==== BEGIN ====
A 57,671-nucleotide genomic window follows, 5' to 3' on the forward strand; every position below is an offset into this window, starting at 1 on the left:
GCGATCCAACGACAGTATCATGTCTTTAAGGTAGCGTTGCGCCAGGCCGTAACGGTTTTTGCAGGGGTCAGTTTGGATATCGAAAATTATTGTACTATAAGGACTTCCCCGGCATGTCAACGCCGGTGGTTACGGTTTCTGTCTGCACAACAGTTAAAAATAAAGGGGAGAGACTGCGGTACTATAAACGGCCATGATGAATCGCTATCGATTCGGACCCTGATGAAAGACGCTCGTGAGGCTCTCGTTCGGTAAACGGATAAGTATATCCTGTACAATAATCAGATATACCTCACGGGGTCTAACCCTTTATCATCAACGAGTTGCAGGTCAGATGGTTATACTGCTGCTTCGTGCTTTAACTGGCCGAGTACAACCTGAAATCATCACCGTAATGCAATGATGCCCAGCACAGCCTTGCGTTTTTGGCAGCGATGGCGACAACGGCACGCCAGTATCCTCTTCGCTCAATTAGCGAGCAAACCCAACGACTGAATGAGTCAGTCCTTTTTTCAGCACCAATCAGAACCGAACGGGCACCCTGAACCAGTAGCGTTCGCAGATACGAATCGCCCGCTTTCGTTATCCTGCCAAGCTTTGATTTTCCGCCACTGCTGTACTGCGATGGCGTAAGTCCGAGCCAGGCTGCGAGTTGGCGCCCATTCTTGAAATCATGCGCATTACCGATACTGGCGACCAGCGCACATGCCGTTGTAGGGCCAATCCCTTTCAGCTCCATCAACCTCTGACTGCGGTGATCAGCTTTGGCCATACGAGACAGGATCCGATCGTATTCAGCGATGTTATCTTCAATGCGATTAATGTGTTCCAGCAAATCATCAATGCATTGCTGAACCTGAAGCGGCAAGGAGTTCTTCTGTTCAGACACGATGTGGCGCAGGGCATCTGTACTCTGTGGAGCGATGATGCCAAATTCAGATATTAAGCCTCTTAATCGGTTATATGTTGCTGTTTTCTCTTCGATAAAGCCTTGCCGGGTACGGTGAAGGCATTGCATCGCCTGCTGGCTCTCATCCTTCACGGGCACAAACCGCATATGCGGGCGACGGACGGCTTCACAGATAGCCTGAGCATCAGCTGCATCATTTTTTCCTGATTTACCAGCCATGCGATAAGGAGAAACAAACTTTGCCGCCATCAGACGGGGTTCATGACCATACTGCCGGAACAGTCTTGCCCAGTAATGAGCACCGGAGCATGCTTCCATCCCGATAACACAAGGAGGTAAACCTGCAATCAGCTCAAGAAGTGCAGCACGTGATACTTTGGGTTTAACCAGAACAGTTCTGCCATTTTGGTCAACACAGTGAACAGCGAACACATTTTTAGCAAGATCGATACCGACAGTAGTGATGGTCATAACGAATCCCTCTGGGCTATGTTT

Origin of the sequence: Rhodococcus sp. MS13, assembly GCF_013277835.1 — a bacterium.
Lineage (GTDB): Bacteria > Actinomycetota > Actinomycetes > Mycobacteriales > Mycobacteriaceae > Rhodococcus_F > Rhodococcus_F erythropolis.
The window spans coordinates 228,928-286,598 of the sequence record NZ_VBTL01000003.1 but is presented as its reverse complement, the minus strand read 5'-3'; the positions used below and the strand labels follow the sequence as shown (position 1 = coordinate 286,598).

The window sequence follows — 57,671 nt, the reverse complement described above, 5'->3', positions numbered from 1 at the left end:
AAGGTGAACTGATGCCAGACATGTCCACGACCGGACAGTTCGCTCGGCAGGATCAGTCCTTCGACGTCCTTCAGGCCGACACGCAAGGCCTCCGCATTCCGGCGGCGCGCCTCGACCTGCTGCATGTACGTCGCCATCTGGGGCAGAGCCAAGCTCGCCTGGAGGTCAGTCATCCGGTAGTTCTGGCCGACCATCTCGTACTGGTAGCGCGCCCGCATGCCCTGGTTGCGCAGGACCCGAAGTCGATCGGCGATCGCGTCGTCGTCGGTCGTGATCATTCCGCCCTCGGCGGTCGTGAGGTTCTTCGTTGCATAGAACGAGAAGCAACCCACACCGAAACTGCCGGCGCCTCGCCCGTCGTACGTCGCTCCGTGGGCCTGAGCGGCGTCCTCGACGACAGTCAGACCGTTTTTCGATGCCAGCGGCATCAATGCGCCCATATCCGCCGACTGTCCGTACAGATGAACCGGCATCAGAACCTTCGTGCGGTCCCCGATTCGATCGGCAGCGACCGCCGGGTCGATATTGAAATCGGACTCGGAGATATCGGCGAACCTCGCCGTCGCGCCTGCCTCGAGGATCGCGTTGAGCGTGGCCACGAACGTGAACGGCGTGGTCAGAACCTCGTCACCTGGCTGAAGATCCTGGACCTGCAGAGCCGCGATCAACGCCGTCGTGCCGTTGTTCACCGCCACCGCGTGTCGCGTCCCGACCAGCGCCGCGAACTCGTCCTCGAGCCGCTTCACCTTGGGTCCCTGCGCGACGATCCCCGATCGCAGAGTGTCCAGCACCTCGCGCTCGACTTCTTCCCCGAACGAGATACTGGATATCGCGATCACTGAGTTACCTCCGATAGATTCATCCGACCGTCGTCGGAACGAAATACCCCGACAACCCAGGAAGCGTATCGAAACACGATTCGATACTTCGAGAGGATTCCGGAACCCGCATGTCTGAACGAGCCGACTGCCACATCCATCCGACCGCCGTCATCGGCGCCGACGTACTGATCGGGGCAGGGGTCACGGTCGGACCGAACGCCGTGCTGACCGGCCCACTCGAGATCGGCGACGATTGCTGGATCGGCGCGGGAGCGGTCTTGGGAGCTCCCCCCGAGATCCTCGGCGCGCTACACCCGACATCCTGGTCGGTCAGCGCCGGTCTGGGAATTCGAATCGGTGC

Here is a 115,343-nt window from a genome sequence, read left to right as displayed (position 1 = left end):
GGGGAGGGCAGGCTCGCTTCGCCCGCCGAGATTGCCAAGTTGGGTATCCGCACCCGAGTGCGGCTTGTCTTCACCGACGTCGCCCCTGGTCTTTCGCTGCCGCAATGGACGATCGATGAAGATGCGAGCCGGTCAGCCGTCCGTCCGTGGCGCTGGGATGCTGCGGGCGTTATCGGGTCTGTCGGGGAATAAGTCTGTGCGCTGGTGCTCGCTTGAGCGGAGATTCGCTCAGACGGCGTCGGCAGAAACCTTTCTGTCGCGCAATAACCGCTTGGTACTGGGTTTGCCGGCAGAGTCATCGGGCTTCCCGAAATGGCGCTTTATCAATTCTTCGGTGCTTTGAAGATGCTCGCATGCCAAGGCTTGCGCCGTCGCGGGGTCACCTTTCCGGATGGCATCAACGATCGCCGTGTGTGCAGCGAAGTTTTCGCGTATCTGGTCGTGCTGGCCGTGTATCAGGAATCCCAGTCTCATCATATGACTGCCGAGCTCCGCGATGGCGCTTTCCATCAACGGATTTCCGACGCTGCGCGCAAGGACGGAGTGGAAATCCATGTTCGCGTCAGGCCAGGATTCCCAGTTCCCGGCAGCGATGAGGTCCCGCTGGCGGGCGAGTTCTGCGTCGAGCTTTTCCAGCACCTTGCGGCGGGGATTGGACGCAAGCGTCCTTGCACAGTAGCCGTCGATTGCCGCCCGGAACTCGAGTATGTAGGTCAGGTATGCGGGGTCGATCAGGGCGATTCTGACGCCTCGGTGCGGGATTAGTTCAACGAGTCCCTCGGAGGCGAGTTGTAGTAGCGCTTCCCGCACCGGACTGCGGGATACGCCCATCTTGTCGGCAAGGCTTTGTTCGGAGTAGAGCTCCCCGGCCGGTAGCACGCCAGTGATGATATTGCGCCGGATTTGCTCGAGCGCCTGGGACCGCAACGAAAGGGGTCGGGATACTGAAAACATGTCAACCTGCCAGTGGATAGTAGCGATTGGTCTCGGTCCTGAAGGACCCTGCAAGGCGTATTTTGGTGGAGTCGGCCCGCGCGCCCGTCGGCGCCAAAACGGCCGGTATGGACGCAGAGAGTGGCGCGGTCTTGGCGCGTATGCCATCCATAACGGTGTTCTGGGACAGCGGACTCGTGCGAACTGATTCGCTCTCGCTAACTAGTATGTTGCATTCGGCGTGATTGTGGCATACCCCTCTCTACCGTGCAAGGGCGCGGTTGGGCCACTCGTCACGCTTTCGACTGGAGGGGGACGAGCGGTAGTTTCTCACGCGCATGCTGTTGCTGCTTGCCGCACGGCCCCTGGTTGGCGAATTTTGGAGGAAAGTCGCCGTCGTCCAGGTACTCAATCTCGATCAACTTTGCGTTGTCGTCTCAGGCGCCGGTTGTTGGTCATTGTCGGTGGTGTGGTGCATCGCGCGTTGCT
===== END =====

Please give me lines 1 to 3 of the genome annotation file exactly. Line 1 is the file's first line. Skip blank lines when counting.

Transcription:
A 57,671-nucleotide genomic window follows, 5' to 3' on the forward strand; every position below is an offset into this window, starting at 1 on the left:
GCGATCCAACGACAGTATCATGTCTTTAAGGTAGCGTTGCGCCAGGCCGTAACGGTTTTTGCAGGGGTCAGTTTGGATATCGAAAATTATTGTACTATAAGGACTTCCCCGGCATGTCAACGCCGGTGGTTACGGTTTCTGTCTGCACAACAGTTAAAAATAAAGGGGAGAGACTGCGGTACTATAAACGGCCATGATGAATCGCTATCGATTCGGACCCTGATGAAAGACGCTCGTGAGGCTCTCGTTCGGTAAACGGATAAGTATATCCTGTACAATAATCAGATATACCTCACGGGGTCTAACCCTTTATCATCAACGAGTTGCAGGTCAGATGGTTATACTGCTGCTTCGTGCTTTAACTGGCCGAGTACAACCTGAAATCATCACCGTAATGCAATGATGCCCAGCACAGCCTTGCGTTTTTGGCAGCGATGGCGACAACGGCACGCCAGTATCCTCTTCGCTCAATTAGCGAGCAAACCCAACGACTGAATGAGTCAGTCCTTTTTTCAGCACCAATCAGAACCGAACGGGCACCCTGAACCAGTAGCGTTCGCAGATACGAATCGCCCGCTTTCGTTATCCTGCCAAGCTTTGATTTTCCGCCACTGCTGTACTGCGATGGCGTAAGTCCGAGCCAGGCTGCGAGTTGGCGCCCATTCTTGAAATCATGCGCATTACCGATACTGGCGACCAGCGCACATGCCGTTGTAGGGCCAATCCCTTTCAGCTCCATCAACCTCTGACTGCGGTGATCAGCTTTGGCCATACGAGACAGGATCCGATCGTATTCAGCGATGTTATCTTCAATGCGATTAATGTGTTCCAGCAAATCATCAATGCATTGCTGAACCTGAAGCGGCAAGGAGTTCTTCTGTTCAGACACGATGTGGCGCAGGGCATCTGTACTCTGTGGAGCGATGATGCCAAATTCAGATATTAAGCCTCTTAATCGGTTATATGTTGCTGTTTTCTCTTCGATAAAGCCTTGCCGGGTACGGTGAAGGCATTGCATCGCCTGCTGGCTCTCATCCTTCACGGGCACAAACCGCATATGCGGGCGACGGACGGCTTCACAGATAGCCTGAGCATCAGCTGCATCATTTTTTCCTGATTTACCAGCCATGCGATAAGGAGAAACAAACTTTGCCGCCATCAGACGGGGTTCATGACCATACTGCCGGAACAGTCTTGCCCAGTAATGAGCACCGGAGCATGCTTCCATCCCGATAACACAAGGAGGTAAACCTGCAATCAGCTCAAGAAGTGCAGCACGTGATACTTTGGGTTTAACCAGAACAGTTCTGCCATTTTGGTCAACACAGTGAACAGCGAACACATTTTTAGCAAGATCGATACCGACAGTAGTGATGGTCATAACGAATCCCTCTGGGCTATGTTT

Origin of the sequence: Rhodococcus sp. MS13, assembly GCF_013277835.1 — a bacterium.